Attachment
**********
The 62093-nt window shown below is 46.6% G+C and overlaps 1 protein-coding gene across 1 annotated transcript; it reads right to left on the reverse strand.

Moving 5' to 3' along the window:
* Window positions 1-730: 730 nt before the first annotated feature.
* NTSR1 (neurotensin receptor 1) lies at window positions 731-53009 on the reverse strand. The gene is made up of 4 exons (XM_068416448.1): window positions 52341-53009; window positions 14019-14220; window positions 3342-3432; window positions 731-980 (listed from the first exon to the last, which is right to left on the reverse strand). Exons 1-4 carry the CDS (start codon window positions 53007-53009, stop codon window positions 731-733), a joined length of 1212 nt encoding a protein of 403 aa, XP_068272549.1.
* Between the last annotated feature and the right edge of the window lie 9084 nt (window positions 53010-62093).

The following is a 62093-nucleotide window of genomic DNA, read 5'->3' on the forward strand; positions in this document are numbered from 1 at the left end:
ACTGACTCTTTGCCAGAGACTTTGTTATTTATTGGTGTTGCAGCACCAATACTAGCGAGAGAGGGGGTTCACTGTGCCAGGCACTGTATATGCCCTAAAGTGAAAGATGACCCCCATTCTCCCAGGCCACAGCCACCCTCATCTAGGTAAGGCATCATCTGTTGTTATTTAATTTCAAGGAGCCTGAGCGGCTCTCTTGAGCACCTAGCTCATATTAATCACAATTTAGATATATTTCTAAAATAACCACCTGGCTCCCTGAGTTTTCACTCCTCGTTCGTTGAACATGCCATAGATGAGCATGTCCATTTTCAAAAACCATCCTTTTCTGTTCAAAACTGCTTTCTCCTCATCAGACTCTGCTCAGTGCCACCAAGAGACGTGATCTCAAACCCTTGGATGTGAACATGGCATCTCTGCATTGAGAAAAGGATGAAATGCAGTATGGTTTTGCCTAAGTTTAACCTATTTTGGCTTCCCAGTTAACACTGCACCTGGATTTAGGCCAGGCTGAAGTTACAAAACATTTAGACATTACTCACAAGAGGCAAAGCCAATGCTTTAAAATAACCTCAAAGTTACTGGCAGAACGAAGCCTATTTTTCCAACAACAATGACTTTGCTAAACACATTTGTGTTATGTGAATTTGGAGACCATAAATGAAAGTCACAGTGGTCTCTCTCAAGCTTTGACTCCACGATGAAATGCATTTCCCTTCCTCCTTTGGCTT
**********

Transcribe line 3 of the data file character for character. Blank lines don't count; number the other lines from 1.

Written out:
* Window positions 1-730: 730 nt before the first annotated feature.